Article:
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November 14, 2013

MARK HEINIG: Class of '63 - reflections on a half-century legacy

Our kids must accept responsibility for their education.

I recently went home to Terre Haute for my 50-year class reunion (Schulte High School Class of 1963). It was a bitter-sweet experience. We enjoyed renewing old friendships, catching up on each other’s lives and reminiscing about days long past. We missed absent classmates, both those still living and those who already have been called home.

As a retired educator, I couldn’t resist comparing us with today’s high school students.

The Class of 1963 didn’t take as many standardized tests as the Class of 2014 has, but those we did take meant something. Most Hoosier school corporations relied on the Iowa Test of Basic Skills.

Schools only used the Iowa test results for their intended purpose: to measure students’ academic progress objectively. They didn’t affect the income and performance evaluations of teachers or schools, as the ISTEP tests do. Few teachers agree with the shift of emphasis from teaching to testing. Most would say the tests have become more important than the learning they’re designed to evaluate.

Teachers complain about lost instructional time. They need more time to teach and less time in meetings about ISTEP scores, accountability and professional development. Loss of instructional time is not new. It was frustrating good teachers when I began teaching in 1968.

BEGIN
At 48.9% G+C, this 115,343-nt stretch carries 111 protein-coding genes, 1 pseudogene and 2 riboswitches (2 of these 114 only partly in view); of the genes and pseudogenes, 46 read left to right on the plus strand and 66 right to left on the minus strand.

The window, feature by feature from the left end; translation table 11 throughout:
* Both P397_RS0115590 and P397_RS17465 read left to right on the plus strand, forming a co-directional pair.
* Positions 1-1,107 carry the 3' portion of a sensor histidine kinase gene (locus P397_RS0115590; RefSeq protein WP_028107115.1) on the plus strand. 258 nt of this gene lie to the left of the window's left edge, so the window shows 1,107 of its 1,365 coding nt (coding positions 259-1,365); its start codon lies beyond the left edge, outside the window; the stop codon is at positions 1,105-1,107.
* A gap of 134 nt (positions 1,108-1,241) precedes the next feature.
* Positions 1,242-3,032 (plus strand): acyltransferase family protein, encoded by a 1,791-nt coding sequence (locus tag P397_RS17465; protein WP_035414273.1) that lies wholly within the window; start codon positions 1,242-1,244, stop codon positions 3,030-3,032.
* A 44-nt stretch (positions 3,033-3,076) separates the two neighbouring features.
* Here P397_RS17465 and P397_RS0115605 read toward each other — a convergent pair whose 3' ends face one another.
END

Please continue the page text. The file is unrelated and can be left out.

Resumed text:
Many school corporations use substitute teachers to cover the regular teacher’s time out of class. I was never a substitute, but I hired many of them. A sub as effective as the regular teacher is harder to find than the winning ticket for a huge Powerball jackpot. The teachers of the Class of 1963 avoided “teaching to the test.” How can a teacher or a school do that now when the stakes are so high?

Meetings aren’t the only source of wasted time. Teachers often have non-teaching duties in the classroom. My first department head gave me an article entitled “Stop trying to learn while I’m counting the lunch money!” Although we don’t usually do that now, interruptions continue to impede the teaching-learning process. Time in class does not equal time on task!

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